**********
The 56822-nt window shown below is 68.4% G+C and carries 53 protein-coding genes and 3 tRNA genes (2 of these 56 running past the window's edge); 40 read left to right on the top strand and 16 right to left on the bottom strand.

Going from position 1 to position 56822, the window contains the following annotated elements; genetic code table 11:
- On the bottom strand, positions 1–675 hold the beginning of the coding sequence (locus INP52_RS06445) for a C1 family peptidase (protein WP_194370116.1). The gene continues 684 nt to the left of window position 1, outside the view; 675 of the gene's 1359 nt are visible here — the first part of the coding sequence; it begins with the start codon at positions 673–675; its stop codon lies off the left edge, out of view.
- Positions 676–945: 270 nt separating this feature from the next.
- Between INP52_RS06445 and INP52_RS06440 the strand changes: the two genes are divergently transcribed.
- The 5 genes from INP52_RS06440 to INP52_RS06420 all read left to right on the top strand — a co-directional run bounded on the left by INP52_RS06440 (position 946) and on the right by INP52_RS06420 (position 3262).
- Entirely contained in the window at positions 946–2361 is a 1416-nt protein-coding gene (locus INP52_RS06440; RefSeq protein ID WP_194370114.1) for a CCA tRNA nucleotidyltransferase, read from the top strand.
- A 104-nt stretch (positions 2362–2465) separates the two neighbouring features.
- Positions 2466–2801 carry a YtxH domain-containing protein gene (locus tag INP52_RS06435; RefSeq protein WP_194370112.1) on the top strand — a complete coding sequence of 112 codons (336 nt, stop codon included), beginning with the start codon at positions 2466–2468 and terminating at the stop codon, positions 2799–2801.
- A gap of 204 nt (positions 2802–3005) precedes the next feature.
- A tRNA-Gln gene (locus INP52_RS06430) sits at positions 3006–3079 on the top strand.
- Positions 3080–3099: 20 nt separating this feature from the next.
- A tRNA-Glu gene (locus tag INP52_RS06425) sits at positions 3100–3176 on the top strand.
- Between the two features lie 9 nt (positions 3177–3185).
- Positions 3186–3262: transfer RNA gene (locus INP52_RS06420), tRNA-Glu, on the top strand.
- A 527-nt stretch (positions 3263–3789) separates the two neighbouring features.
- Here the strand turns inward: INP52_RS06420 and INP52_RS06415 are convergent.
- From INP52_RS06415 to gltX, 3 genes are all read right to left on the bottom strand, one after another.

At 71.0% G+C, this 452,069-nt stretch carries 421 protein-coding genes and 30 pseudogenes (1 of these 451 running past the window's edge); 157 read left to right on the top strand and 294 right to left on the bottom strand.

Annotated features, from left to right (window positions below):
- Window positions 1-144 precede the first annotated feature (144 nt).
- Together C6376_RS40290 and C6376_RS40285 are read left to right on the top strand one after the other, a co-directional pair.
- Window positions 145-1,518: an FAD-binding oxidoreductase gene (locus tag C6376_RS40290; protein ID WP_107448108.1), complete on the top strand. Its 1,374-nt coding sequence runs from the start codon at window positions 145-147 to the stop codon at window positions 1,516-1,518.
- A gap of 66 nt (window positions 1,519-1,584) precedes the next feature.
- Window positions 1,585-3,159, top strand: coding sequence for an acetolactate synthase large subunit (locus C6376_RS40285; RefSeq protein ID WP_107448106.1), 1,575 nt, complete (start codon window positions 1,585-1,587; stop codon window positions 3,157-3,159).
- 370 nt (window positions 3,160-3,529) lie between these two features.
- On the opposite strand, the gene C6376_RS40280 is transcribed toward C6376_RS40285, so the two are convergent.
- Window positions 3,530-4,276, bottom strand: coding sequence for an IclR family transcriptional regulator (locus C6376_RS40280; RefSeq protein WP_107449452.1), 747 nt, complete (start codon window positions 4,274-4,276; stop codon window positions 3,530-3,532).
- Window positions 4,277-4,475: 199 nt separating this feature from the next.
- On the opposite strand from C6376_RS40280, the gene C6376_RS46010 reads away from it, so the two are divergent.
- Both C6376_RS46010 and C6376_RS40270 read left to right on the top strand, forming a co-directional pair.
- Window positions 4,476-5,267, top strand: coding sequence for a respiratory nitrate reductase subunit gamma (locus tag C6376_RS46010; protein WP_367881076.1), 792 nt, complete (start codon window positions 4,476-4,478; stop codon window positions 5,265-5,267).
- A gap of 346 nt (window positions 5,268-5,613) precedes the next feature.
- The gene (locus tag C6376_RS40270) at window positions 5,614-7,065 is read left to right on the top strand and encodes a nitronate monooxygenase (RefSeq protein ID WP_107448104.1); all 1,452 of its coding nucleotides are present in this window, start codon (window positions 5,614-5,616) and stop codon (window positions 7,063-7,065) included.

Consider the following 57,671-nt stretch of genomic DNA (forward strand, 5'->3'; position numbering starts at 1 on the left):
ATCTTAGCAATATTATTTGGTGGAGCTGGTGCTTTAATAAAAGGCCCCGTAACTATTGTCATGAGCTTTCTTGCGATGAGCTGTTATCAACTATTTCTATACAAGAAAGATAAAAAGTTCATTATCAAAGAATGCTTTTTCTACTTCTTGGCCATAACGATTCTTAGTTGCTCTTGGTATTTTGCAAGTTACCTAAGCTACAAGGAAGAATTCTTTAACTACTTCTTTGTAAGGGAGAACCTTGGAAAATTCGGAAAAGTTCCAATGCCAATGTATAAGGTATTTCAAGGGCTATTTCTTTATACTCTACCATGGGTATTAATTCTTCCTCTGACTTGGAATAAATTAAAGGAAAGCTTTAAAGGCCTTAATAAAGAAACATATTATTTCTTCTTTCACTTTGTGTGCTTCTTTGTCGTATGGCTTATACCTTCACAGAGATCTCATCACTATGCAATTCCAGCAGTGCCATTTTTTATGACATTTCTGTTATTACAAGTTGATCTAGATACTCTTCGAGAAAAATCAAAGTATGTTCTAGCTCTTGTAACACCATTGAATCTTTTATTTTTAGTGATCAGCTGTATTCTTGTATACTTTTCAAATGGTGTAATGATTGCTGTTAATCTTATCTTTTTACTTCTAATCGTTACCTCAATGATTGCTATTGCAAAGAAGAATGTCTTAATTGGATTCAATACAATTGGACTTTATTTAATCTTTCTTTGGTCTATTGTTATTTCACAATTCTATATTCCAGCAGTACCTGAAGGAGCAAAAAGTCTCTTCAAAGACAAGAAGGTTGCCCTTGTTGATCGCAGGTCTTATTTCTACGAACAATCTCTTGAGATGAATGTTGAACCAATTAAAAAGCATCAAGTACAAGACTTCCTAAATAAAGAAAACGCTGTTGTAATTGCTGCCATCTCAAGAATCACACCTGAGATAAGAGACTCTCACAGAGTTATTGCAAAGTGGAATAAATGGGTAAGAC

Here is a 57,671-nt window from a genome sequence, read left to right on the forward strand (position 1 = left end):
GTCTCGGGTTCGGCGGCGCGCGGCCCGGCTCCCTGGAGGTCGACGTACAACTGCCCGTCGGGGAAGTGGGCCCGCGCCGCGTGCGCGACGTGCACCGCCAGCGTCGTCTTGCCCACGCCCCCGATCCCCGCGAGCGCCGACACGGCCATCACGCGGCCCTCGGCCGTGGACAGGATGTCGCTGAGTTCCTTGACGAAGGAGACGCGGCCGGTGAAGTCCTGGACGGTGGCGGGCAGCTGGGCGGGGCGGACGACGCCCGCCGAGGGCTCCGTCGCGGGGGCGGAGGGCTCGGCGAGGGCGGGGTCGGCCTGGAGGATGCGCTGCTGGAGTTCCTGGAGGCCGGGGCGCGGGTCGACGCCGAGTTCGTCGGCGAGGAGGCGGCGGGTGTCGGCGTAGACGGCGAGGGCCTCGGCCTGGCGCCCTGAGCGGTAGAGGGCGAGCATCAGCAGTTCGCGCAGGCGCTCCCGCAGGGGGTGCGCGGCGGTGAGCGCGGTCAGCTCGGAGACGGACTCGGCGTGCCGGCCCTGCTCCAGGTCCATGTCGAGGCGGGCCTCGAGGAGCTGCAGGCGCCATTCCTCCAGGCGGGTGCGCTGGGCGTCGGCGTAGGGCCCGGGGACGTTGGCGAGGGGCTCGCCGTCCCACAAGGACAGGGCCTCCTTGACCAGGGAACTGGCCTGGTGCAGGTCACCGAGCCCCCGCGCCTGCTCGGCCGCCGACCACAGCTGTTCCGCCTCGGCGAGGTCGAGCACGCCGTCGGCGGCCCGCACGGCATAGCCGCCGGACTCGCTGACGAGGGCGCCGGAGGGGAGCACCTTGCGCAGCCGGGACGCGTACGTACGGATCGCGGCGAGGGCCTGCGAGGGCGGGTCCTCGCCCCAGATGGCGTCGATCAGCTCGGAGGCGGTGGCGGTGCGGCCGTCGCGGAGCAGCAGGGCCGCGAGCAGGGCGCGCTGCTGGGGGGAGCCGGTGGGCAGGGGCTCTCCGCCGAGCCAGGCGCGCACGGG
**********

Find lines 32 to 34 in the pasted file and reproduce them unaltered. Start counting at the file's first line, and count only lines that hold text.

- Window positions 4,476-5,267, top strand: coding sequence for a respiratory nitrate reductase subunit gamma (locus tag C6376_RS46010; protein WP_367881076.1), 792 nt, complete (start codon window positions 4,476-4,478; stop codon window positions 5,265-5,267).
- A gap of 346 nt (window positions 5,268-5,613) precedes the next feature.
- The gene (locus tag C6376_RS40270) at window positions 5,614-7,065 is read left to right on the top strand and encodes a nitronate monooxygenase (RefSeq protein ID WP_107448104.1); all 1,452 of its coding nucleotides are present in this window, start codon (window positions 5,614-5,616) and stop codon (window positions 7,063-7,065) included.